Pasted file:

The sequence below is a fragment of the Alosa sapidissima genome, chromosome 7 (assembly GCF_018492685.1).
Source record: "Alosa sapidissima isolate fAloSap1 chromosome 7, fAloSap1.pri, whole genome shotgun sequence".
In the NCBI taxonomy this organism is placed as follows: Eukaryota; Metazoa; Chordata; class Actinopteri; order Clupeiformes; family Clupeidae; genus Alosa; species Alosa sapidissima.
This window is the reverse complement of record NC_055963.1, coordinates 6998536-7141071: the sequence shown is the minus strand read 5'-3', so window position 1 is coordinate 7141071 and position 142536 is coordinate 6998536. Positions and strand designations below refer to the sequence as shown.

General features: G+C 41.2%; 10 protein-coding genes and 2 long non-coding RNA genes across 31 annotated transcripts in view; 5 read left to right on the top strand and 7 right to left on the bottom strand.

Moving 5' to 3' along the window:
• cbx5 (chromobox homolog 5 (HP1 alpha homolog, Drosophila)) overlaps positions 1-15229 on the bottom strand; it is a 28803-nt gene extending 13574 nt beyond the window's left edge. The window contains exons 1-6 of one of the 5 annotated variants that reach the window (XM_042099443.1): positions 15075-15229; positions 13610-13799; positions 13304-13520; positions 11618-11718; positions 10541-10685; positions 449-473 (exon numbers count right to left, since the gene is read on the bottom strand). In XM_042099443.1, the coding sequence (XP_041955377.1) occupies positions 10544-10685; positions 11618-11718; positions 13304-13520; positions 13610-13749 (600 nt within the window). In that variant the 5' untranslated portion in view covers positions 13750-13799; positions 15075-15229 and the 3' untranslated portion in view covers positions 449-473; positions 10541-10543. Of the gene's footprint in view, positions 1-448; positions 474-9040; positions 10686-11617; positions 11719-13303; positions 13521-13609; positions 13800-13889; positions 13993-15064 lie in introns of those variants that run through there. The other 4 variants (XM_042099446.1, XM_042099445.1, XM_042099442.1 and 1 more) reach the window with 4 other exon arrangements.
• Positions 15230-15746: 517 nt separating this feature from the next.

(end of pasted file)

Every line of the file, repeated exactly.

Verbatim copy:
The sequence below is a fragment of the Alosa sapidissima genome, chromosome 7 (assembly GCF_018492685.1).
Source record: "Alosa sapidissima isolate fAloSap1 chromosome 7, fAloSap1.pri, whole genome shotgun sequence".
In the NCBI taxonomy this organism is placed as follows: Eukaryota; Metazoa; Chordata; class Actinopteri; order Clupeiformes; family Clupeidae; genus Alosa; species Alosa sapidissima.
This window is the reverse complement of record NC_055963.1, coordinates 6998536-7141071: the sequence shown is the minus strand read 5'-3', so window position 1 is coordinate 7141071 and position 142536 is coordinate 6998536. Positions and strand designations below refer to the sequence as shown.

General features: G+C 41.2%; 10 protein-coding genes and 2 long non-coding RNA genes across 31 annotated transcripts in view; 5 read left to right on the top strand and 7 right to left on the bottom strand.

Moving 5' to 3' along the window:
• cbx5 (chromobox homolog 5 (HP1 alpha homolog, Drosophila)) overlaps positions 1-15229 on the bottom strand; it is a 28803-nt gene extending 13574 nt beyond the window's left edge. The window contains exons 1-6 of one of the 5 annotated variants that reach the window (XM_042099443.1): positions 15075-15229; positions 13610-13799; positions 13304-13520; positions 11618-11718; positions 10541-10685; positions 449-473 (exon numbers count right to left, since the gene is read on the bottom strand). In XM_042099443.1, the coding sequence (XP_041955377.1) occupies positions 10544-10685; positions 11618-11718; positions 13304-13520; positions 13610-13749 (600 nt within the window). In that variant the 5' untranslated portion in view covers positions 13750-13799; positions 15075-15229 and the 3' untranslated portion in view covers positions 449-473; positions 10541-10543. Of the gene's footprint in view, positions 1-448; positions 474-9040; positions 10686-11617; positions 11719-13303; positions 13521-13609; positions 13800-13889; positions 13993-15064 lie in introns of those variants that run through there. The other 4 variants (XM_042099446.1, XM_042099445.1, XM_042099442.1 and 1 more) reach the window with 4 other exon arrangements.
• Positions 15230-15746: 517 nt separating this feature from the next.